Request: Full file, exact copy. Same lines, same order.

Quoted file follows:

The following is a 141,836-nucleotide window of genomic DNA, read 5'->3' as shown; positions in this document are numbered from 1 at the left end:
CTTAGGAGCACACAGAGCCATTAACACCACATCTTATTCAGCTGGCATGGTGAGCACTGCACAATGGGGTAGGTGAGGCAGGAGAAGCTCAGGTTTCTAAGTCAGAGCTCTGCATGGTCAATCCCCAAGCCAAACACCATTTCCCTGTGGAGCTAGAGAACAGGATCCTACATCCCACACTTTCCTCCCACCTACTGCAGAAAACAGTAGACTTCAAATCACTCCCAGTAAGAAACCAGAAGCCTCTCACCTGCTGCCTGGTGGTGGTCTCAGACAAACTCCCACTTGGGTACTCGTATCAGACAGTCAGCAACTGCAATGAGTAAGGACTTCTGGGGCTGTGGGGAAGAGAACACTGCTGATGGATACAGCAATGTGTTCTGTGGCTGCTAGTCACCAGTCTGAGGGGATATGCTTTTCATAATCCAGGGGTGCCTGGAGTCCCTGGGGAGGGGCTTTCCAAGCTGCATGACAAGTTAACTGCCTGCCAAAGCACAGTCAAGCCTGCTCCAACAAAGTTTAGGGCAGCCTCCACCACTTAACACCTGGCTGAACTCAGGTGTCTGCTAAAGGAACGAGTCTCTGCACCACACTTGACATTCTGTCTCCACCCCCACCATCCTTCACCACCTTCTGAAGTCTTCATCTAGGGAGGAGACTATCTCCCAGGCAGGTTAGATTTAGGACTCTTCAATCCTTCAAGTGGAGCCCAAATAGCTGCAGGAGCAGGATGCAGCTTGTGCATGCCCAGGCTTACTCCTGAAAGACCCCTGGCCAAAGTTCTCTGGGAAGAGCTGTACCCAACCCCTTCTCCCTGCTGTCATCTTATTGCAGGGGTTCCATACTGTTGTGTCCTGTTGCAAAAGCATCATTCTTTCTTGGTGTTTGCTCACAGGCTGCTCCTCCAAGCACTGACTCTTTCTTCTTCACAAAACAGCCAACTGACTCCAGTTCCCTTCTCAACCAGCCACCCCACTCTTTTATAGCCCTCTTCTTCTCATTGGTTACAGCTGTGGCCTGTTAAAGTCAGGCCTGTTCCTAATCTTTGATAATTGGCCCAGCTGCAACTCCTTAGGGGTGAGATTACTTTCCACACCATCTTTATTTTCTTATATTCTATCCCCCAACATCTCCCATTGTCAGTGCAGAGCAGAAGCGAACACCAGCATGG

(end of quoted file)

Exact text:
The following is a 141,836-nucleotide window of genomic DNA, read 5'->3' as shown; positions in this document are numbered from 1 at the left end:
CTTAGGAGCACACAGAGCCATTAACACCACATCTTATTCAGCTGGCATGGTGAGCACTGCACAATGGGGTAGGTGAGGCAGGAGAAGCTCAGGTTTCTAAGTCAGAGCTCTGCATGGTCAATCCCCAAGCCAAACACCATTTCCCTGTGGAGCTAGAGAACAGGATCCTACATCCCACACTTTCCTCCCACCTACTGCAGAAAACAGTAGACTTCAAATCACTCCCAGTAAGAAACCAGAAGCCTCTCACCTGCTGCCTGGTGGTGGTCTCAGACAAACTCCCACTTGGGTACTCGTATCAGACAGTCAGCAACTGCAATGAGTAAGGACTTCTGGGGCTGTGGGGAAGAGAACACTGCTGATGGATACAGCAATGTGTTCTGTGGCTGCTAGTCACCAGTCTGAGGGGATATGCTTTTCATAATCCAGGGGTGCCTGGAGTCCCTGGGGAGGGGCTTTCCAAGCTGCATGACAAGTTAACTGCCTGCCAAAGCACAGTCAAGCCTGCTCCAACAAAGTTTAGGGCAGCCTCCACCACTTAACACCTGGCTGAACTCAGGTGTCTGCTAAAGGAACGAGTCTCTGCACCACACTTGACATTCTGTCTCCACCCCCACCATCCTTCACCACCTTCTGAAGTCTTCATCTAGGGAGGAGACTATCTCCCAGGCAGGTTAGATTTAGGACTCTTCAATCCTTCAAGTGGAGCCCAAATAGCTGCAGGAGCAGGATGCAGCTTGTGCATGCCCAGGCTTACTCCTGAAAGACCCCTGGCCAAAGTTCTCTGGGAAGAGCTGTACCCAACCCCTTCTCCCTGCTGTCATCTTATTGCAGGGGTTCCATACTGTTGTGTCCTGTTGCAAAAGCATCATTCTTTCTTGGTGTTTGCTCACAGGCTGCTCCTCCAAGCACTGACTCTTTCTTCTTCACAAAACAGCCAACTGACTCCAGTTCCCTTCTCAACCAGCCACCCCACTCTTTTATAGCCCTCTTCTTCTCATTGGTTACAGCTGTGGCCTGTTAAAGTCAGGCCTGTTCCTAATCTTTGATAATTGGCCCAGCTGCAACTCCTTAGGGGTGAGATTACTTTCCACACCATCTTTATTTTCTTATATTCTATCCCCCAACATCTCCCATTGTCAGTGCAGAGCAGAAGCGAACACCAGCATGG